3) The gradual increase in Country House opera (it is far from being an explosion) is to be welcomed. These festivals fill the gap for professional musicians in a period when many would not be able to find work (most opera houses, for obvious reasons, close down during the hottest part of the summer). However, they perform in one distinct part of the year, do not tour, and their pricing structure and location put them out of the reach of many patrons of the regional companies. The cannot be seen as an adequate replacement. Two honourable mentions here: Glyndebourne does, of course, tour. Opera Holland Park continue to produce miracles in the centre of London.

    3) Private investment in opera is always welcome; but it cannot be a replacement for adequate state funding. Quite apart from the ‘pay to play’ implications (that have so far not intruded too greatly, but will if the balance shifts and private funding becomes the greater of the two sources of income), a company grows over the years and becomes a fund of collective knowledge and experience. Sustained funding is necessary for this to happen.

    4) I am continually reminded, when reading comments on this blog, that many are completely ignorant of how how little even well-known musicians make. Fees have fallen well behind inflation, and this over a period of 30 years. A principal singer at a regional company earns, in real terms, less than half what they did in the mid-eighties. Expenses, at the same time, have risen in line with, and sometimes beyond, inflation. Many young singers at established companies might well be earning less, at the final account, than the person who cleans your house.

    5) It is a statistically well-proven assertion that the performing arts bring a great deal of income into the economy. Government investment will maximise this. For every pound the Government puts into the arts, they will see a profit. Most regional companies do very well with very small budgets. Their administrations are small, enthusiastic and engaged – though not, in general, very well paid for their long hours.

    6) Audiences for opera in the regions remain strong. For all the crowing of the death of an art form, attendances remain high. All regional companies, further, engage with their communities. They have performances for schools and outreach programs that cannot be publicly funded.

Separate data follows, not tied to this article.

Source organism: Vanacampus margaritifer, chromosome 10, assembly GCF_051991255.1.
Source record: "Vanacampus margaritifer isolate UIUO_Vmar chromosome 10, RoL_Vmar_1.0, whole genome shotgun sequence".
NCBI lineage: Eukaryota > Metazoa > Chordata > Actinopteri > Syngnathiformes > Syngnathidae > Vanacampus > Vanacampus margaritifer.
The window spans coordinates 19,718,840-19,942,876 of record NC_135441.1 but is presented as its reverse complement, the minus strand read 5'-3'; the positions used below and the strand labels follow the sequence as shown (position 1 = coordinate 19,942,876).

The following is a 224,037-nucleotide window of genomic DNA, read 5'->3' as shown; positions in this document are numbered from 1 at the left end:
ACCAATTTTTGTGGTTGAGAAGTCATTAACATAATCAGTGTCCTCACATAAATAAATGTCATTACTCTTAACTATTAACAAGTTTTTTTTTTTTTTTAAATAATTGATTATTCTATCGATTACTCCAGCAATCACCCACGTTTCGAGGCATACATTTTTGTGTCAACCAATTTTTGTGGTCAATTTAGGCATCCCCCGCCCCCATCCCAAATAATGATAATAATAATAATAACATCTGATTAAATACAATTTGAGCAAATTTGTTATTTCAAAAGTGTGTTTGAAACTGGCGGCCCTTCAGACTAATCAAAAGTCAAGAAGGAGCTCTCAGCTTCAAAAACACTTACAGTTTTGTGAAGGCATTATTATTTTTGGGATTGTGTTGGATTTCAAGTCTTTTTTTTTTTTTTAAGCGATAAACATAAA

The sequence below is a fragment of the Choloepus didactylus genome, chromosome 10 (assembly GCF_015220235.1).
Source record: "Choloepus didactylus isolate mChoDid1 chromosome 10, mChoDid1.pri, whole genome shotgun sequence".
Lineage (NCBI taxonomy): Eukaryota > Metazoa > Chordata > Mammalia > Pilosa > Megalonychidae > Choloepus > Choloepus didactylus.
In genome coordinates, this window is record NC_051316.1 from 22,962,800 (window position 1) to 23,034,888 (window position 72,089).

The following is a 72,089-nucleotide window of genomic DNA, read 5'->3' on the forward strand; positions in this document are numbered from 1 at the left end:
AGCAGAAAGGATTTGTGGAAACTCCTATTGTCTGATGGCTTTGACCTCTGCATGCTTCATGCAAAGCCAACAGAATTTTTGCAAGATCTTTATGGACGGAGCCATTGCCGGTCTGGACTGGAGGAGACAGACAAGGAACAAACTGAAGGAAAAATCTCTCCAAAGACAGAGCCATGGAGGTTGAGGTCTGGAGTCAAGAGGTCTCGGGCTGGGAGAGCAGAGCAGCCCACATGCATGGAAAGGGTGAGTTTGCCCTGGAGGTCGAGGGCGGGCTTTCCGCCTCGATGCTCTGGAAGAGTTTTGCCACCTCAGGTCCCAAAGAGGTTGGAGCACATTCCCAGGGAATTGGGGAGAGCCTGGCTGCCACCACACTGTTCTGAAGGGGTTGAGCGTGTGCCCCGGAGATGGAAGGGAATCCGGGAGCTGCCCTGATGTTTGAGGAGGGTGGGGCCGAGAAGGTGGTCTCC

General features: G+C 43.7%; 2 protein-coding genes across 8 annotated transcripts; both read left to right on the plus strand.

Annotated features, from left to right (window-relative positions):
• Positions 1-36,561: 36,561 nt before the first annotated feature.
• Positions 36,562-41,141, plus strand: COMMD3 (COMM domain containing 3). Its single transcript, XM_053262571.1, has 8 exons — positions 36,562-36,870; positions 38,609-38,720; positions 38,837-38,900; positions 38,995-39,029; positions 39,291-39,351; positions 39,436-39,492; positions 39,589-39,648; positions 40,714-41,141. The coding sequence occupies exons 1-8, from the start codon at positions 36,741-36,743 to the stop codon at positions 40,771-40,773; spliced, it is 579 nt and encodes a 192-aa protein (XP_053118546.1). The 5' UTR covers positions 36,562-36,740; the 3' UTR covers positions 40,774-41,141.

7) To argue for state funding is not solely the position of the Far Left. It is to recognise the intrinsic good of the performing arts, and their utility: their ability to provide a social well-being.

    8) Why do people call George Osborne Gideon? Well, I suppose it is so they don’t have to call him something far, far worse!

    • I worked with Graham Vick in both Kent Opera and Scottish Opera when I was a full-time singer, and he was fantastic. He has been consistently good and fighting for opera as well. Great guy.

      When you get public funding, it gives you the chance to be creative. Private funding and the sponsors call the shots. You only have to look at last week’s relay from the Met of Tannhauser. Wonderful singing but so date a production … and all those stupid harps!

  • Opera is a minority interest (I speak as one who went to see Jenufa in Leeds recently in a half empty house and at extremely high prices) but seems to think it should get state funding to ensure its future existence. I don’t recall any other genre of music getting state funding at the level of opera, and they are just as valid artistically (despite what our Dutch friend screams about artistic and intellectual aspirations).
    Ask which will be remembered in 100 years time, The Minotaur or Sergeant Pepper?

    • I went to that Jenufa in Leeds, and I paid £12.75 for my ticket in the balcony where I heard and saw everything. I didn’t find that expensive when my Indian meal without wine this evening came £14!!

    • I’m sorry to sound bullish; but this shows a considerable ignorance of how the music industry works.

      If you think that the pop music industry isn’t state supported, then you aren’t paying attention. Major record labels get very considerable tax advantages, in the same way that the film industry does. In essence, the only difference between them and a regional opera company is that one has the money loaded up front, the other claims the money back.

      And to compare Sergeant Pepper to the Minotaur? Again, this is very convenient, but only to bolster a false argument. Even if you could compare apples with oranges, how about you place two pieces of equal quality against each other? What about Sergeant Pepper against Peter Grimes? How about that as a match up? I’m pretty sure both will be around in 100 years time.